Mikhail Nikolaevich Yakovlev

Mikhail Nikolaevich Yakovlev

1880 —1942
Mikhail Yakovlev is a Russian impressionist, theatre and graphic artist, decorator, illustrator. Yakovlev often worked in the genre of landscape and still life. The artist's work happened to be at a turning point in Russian painting, which required changes, innovations, bold decisions and active search for new means of artistic expression. In his earlier works, Mikhail Nikolayevich has demonstrated an interest in Symbolism, and in the more mature period of his career, he has been increasingly fascinated by Impressionism, Art Nouveau and even Fauvism. Yakovlev was born December 14, 1880, in a small provincial town of Mikhailov, in the Ryazan province in a peasant family of old believers. His childhood and youth were not easy-going as he was forced to earn money for food and his schooling from an early age. He began his education at the Moscow Stroganov school in 1898, however, without finishing it, two years later he moved to Penza and applied to the Penza art school. The talented young man was accepted, and he studied under the guidance of the artist related to the Peredvizhniki artistic movement (The Wanderers), K. A. Savitsky until 1901. From a young age, Yakovlev was eager to draw landscapes from nature which is proved by his many student drawings. Then, the future artist, abruptly changed the situation again, leaving Penza and entering the Art School of Princess Tenisheva in St. Petersburg, where he studied with the great Ilya Repin and gifted Russian impressionist Dmitry Shcherbinovsky. Hard work and perseverance of the young artist are best demonstrated by the situation, when the head of the art studio, Repin, left the school, but Yakovlev with his classmates have organised their own studio, where they continued to study and develop their skills. Mikhail Nikolaevich has been particularly attracted to the views of Moscow, and he was enthusiastically and tirelessly painting one sketch after another depicting the city's appearance. Between 1905 and 1906, Yakovlev devoted much of his time to work in satirical magazines such as "Maski" (Masks), "Zritelj" (Spectator) and "Shershenj" (Hornet).

 For the first time, the artist took part in a major exhibition of the youth association "Venok" (Wreath) in St. Petersburg in 1908. The success of Mikhail Nikolayevich was increasing, and famous artists began to become interested in him. Yakovlev joined the Union of Russian artists in 1911 and has become a regular participant in community exhibitions. Mikhail Yakovlev's works were acquired by the Tretyakov gallery. Russian Museum and Literary and Artistic Circle. During the same period of his career, he actively participated in the design of theatrical performances. Mikhail Nikolaevich had quite innovative ideas about the theatre and took his part in the dramatic transformation that happened with the decorative art of the theatre at that time. He worked in the theatre called "Crooked Mirror", and then his artistic gift was noticed by Konstantin Korovin, who invited him to work in the Bolshoi theatre in Moscow. However, the artist has never abandoned easel painting and continued to create colourful, expressive works. After the October Revolution, Mikhail Nikolayevich was appointed a member of the Department for Museums and the Protection of Monuments of Art and Antiquities in The People's Commissariat of Education of the RSFSR. He has taken an active part in many social activities and was also a member of the art organisation "Isograf". Health failed the artist, and he desperately needed treatment abroad, where the government released him in 1923. Yakovlev emigrated to Leipzig, then moved to Munich, and then to Paris. He travelled extensively in France and Belgium, painting mainly impressionistic views of Flanders, Alsace, Lorraine, Antwerp, Bruges, Paris and its suburbs. Mikhail Nikolaevich experimented with techniques of tempera, watercolour, wooden sculpture. The artist was well received in Europe: his solo exhibitions were held in The Hague, Ghent, Antwerp, Brussels, Liege. He also exhibited his works at collective exhibitions of Russian artists. In 1926 he began to participate in the Salon des Independants In Paris. His talent as an illustrator is especially vividly presented in illustrations of 1936 when he created drawings for the" Tale of Tsar Saltan" by A. S. Pushkin and another series of drawings for Russian proverbs. Before returning to Moscow in 1937, Yakovlev had taken part in the design of the Palace of the Soviet Embassy in Paris, which undoubtedly served in favour of his return home. The artist's last lifetime solo exhibition happened in March 1941 in Moscow. After the war, Yakovlev was evacuated to Tbilisi, where he died in 1942. The posthumous exhibition of Mikhail Nikolayevich was held in the state art gallery of Georgia in May 1942. Mikhail Yakovlev's works are held in the collections of the State Tretyakov Gallery, the State Russian Museum and museums in other cities of Russia, including Arkhangelsk, Volgograd, Vladivostok, Tyumen.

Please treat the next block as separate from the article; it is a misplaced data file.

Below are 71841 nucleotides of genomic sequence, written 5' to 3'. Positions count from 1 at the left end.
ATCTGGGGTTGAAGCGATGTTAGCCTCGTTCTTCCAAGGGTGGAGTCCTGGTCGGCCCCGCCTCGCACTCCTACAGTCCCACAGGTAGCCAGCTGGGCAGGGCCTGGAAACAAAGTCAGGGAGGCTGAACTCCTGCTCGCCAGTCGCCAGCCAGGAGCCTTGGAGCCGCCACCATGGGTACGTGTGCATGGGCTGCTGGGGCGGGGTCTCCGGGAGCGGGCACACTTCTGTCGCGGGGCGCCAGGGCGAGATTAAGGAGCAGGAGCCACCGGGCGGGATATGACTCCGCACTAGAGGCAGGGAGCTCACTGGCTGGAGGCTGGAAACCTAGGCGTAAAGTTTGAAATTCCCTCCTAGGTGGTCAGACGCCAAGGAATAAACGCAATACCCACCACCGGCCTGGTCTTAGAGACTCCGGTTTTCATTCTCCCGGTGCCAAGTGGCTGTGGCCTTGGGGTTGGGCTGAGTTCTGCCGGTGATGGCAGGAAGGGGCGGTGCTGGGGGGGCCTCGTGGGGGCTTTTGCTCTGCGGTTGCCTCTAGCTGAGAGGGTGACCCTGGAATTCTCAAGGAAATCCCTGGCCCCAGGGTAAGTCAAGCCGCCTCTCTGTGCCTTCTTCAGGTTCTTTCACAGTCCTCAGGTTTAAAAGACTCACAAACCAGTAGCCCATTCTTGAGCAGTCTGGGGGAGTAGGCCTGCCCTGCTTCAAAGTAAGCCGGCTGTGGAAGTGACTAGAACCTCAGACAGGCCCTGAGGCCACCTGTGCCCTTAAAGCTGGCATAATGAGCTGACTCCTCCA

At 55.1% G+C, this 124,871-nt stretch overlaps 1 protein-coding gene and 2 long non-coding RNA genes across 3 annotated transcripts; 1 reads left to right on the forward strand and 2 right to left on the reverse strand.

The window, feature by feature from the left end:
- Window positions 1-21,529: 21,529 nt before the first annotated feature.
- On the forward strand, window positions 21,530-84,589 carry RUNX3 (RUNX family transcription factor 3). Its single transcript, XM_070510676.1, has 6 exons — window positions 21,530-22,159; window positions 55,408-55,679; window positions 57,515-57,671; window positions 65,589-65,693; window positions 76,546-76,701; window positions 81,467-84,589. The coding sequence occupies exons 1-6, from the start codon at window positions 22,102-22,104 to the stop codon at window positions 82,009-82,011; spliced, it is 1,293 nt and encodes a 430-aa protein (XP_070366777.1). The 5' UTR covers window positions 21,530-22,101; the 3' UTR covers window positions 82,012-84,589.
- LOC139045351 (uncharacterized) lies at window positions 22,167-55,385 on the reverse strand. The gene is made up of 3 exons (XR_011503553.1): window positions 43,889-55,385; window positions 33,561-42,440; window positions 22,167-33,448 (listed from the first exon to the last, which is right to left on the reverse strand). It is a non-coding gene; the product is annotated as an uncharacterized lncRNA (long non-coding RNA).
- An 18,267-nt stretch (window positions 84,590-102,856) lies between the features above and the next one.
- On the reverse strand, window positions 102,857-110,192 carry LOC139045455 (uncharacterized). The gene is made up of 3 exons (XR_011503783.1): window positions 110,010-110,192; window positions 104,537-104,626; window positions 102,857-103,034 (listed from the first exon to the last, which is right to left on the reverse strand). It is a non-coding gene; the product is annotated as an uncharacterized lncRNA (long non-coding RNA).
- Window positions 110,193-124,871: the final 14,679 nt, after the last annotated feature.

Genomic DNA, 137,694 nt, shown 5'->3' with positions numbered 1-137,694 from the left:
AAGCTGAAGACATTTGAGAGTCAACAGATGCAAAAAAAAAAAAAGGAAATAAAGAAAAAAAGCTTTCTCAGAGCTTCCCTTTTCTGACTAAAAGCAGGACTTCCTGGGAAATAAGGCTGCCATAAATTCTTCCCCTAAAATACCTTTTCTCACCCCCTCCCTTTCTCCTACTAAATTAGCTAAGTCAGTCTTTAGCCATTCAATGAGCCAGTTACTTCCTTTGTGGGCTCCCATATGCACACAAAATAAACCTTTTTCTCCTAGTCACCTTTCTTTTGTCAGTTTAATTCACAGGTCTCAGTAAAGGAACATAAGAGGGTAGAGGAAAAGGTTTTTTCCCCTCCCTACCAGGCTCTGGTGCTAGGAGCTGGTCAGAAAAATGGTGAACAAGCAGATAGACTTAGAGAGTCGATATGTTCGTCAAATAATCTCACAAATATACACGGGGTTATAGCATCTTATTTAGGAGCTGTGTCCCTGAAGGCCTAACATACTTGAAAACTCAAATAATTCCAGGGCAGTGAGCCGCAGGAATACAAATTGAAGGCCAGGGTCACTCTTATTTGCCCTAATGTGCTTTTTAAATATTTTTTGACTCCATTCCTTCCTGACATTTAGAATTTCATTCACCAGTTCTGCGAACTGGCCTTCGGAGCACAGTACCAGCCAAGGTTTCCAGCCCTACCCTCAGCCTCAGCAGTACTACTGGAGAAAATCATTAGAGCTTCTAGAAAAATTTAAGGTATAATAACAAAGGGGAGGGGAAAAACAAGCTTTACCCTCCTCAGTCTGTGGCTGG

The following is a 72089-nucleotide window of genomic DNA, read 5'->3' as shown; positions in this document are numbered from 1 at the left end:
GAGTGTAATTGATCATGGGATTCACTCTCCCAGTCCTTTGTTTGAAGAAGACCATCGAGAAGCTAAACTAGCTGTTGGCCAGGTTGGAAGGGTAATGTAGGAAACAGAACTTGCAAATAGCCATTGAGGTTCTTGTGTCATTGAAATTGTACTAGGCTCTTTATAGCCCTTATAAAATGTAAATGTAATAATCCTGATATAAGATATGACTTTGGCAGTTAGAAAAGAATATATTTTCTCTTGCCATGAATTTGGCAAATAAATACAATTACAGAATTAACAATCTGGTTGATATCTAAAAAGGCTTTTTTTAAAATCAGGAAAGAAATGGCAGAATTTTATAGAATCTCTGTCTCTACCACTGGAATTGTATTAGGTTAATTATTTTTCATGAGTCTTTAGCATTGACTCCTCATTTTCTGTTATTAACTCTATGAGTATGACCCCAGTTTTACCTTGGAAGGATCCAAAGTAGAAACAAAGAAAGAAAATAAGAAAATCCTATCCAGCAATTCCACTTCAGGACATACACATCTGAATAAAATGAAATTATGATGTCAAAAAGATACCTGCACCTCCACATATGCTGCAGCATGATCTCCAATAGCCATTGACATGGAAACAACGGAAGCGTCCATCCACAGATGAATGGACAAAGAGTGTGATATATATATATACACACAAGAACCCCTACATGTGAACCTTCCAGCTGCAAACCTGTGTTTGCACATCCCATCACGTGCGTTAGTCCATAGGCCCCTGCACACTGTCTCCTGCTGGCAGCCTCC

Лапшин В. П. Художественная жизнь Москвы и Петрограда в 1917 году. М., 1983.

М. Н. Яковлев: Каталог выставки / Вступит. ст. Е. Е. Лансере, А. Тихомирова. М., 1941.

Северюхин, Д., Махров, К. and Лейкинд, О. (2011). Искусство и Архитектура Русского Зарубежья: ЯКОВЛЕВ Михаил Николаевич. [online] Available at:

Тихомиров А. М. Н. Яковлев (к персональной выставке) // Творчество. 1941. № 4. с. 18-19.